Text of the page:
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vertical shadow...can it be fixed?

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  • vertical shadow...can it be fixed?

    As you can see from these two photos I have a problem with my flash. First, can someone please tell me what is going on with this shadow? They are shot vertically, and my guess is that I needed to use a bracket (didn't) and diffused the flash. I am shooting with an N80 and SB-25 TTL.

    Anyways, can this be fixed in PS so the photo is useable??
    Attached Files

  • #2
    I agree with both statements you made about cause and effect. As far as PS correcting this more what you want? I went to fileters, render, lighting effects, and chose an omni light and placed it over the male and combined the layers.
    Attached Files


    • #3
      I found the lighting too strong on the bride and too little on the groom, so I duplicated the original layer twice and set the top layer to Multiply in the layer blend mode to bring the bride's skin tones back. Then I applied a layer mask and brushed out the effect on the groom to bring him back to the original too dark look. Then I desaturated the second duped layer, inverted it (Control-I in PShop), set its layer blend to Overlay, and then used a strong Gaussian Blur -- watching the changes as I strengthened the blur. This is a Contrast Mask, and is designed to tone down hot spots and open up shadows while retaining saturated color. RetouchPRO has a tutorial for Contrast Masking link here:Contrast Masking
      Attached Files
      CJ Swartz
      Senior Member
      Last edited by CJ Swartz; 04-07-2003, 04:03 AM.


      • #4
        Here is another way. I mad three curves adjustment layers:
        1. Darken the bride
        2. Lighten the groom's left side
        3. Lighten the groom's right side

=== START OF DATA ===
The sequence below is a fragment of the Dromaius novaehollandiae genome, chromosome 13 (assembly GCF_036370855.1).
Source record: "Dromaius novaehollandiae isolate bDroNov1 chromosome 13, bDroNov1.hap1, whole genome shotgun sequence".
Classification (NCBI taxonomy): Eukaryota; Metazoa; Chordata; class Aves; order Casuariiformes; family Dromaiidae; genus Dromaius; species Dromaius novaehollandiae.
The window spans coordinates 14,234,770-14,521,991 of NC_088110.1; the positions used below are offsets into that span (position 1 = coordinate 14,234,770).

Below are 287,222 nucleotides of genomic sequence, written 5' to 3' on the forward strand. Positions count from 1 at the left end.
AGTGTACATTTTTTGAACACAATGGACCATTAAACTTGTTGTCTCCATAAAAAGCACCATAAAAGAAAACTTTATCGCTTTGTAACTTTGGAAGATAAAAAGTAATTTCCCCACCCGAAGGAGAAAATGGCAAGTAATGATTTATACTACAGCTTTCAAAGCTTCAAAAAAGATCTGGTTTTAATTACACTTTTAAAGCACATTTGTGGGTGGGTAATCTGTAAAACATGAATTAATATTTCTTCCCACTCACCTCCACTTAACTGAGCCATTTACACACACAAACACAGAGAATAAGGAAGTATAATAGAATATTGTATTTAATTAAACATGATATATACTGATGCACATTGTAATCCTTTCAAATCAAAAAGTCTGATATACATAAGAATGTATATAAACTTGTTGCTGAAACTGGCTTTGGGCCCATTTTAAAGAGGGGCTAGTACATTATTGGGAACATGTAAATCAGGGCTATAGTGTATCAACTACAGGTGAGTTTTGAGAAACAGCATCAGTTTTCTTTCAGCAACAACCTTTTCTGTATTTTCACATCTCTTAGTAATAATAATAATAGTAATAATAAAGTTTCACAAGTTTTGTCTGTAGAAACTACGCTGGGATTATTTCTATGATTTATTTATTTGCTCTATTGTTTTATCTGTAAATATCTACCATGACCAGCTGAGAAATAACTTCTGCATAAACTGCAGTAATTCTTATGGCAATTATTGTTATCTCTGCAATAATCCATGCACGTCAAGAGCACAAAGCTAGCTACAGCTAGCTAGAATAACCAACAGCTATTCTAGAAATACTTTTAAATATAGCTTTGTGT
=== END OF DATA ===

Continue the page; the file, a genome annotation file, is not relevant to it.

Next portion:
Then used the masks (inverted) to paint in the effects.
        Attached Files


        • #5
          I once accidentally jogged the shutter speed of my camera to faster than flash sync for a whole series of photos... resulting in 10 or 20 pictures, all of which had the same dark right side.

          I used the technique that Bill describes: I created a layer to adjust curves, with a gradient for the mask. The advantage of this is that it is easy to use the layer repeatedly if there are many pictures that you have to fix.

          For your picture, two layers with inverse masks (one to tone down the bride, one to tone up the groom), done in Lab mode to avoid color shifts. Note that there is some posterization here -- best to use 16 bits, if you have it.


          • #6
            Ok heres what I did hope you like it.

            Lasso > feather 8 pix > levels > select invert > repeat on other side going

            Darker instead of lighter > deselect > history brush at 15% (feather were the two meet) >

            Burn tool large brush set to highlights 17% > saturation 3% > one last fine tune of levels.

            Also when you bring up the level of light the back starts to pixilate.

            run a small blur brush around to kill that.
            Attached Files